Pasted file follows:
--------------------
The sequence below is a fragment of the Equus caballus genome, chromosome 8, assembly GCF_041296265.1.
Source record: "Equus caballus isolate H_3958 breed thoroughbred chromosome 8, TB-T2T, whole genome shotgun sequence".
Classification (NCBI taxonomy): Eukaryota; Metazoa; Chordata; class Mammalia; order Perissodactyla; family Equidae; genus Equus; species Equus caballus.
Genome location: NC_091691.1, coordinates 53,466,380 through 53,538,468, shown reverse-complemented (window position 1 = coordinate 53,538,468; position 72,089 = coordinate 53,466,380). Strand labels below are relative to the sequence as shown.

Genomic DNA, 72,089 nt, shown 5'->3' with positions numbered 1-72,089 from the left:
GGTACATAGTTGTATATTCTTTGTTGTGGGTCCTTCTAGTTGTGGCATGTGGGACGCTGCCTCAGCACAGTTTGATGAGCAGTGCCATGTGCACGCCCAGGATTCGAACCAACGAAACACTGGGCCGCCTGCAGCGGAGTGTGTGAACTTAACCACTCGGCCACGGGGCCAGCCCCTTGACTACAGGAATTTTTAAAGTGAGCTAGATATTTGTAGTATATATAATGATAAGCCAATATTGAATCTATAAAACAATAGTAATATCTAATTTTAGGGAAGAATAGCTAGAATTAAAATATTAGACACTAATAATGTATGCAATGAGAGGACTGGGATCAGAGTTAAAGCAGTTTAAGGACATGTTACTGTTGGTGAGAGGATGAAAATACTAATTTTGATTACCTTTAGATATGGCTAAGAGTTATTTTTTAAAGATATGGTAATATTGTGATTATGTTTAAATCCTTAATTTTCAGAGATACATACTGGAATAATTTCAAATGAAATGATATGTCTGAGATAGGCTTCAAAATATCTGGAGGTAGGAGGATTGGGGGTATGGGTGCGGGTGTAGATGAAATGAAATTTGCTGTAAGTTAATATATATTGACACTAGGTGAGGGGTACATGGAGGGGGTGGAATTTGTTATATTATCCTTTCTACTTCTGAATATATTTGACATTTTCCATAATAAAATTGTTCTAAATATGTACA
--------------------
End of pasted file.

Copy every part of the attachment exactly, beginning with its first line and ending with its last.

The sequence below is a fragment of the Equus caballus genome, chromosome 8, assembly GCF_041296265.1.
Source record: "Equus caballus isolate H_3958 breed thoroughbred chromosome 8, TB-T2T, whole genome shotgun sequence".
Classification (NCBI taxonomy): Eukaryota; Metazoa; Chordata; class Mammalia; order Perissodactyla; family Equidae; genus Equus; species Equus caballus.
Genome location: NC_091691.1, coordinates 53,466,380 through 53,538,468, shown reverse-complemented (window position 1 = coordinate 53,538,468; position 72,089 = coordinate 53,466,380). Strand labels below are relative to the sequence as shown.

Genomic DNA, 72,089 nt, shown 5'->3' with positions numbered 1-72,089 from the left:
GGTACATAGTTGTATATTCTTTGTTGTGGGTCCTTCTAGTTGTGGCATGTGGGACGCTGCCTCAGCACAGTTTGATGAGCAGTGCCATGTGCACGCCCAGGATTCGAACCAACGAAACACTGGGCCGCCTGCAGCGGAGTGTGTGAACTTAACCACTCGGCCACGGGGCCAGCCCCTTGACTACAGGAATTTTTAAAGTGAGCTAGATATTTGTAGTATATATAATGATAAGCCAATATTGAATCTATAAAACAATAGTAATATCTAATTTTAGGGAAGAATAGCTAGAATTAAAATATTAGACACTAATAATGTATGCAATGAGAGGACTGGGATCAGAGTTAAAGCAGTTTAAGGACATGTTACTGTTGGTGAGAGGATGAAAATACTAATTTTGATTACCTTTAGATATGGCTAAGAGTTATTTTTTAAAGATATGGTAATATTGTGATTATGTTTAAATCCTTAATTTTCAGAGATACATACTGGAATAATTTCAAATGAAATGATATGTCTGAGATAGGCTTCAAAATATCTGGAGGTAGGAGGATTGGGGGTATGGGTGCGGGTGTAGATGAAATGAAATTTGCTGTAAGTTAATATATATTGACACTAGGTGAGGGGTACATGGAGGGGGTGGAATTTGTTATATTATCCTTTCTACTTCTGAATATATTTGACATTTTCCATAATAAAATTGTTCTAAATATGTACA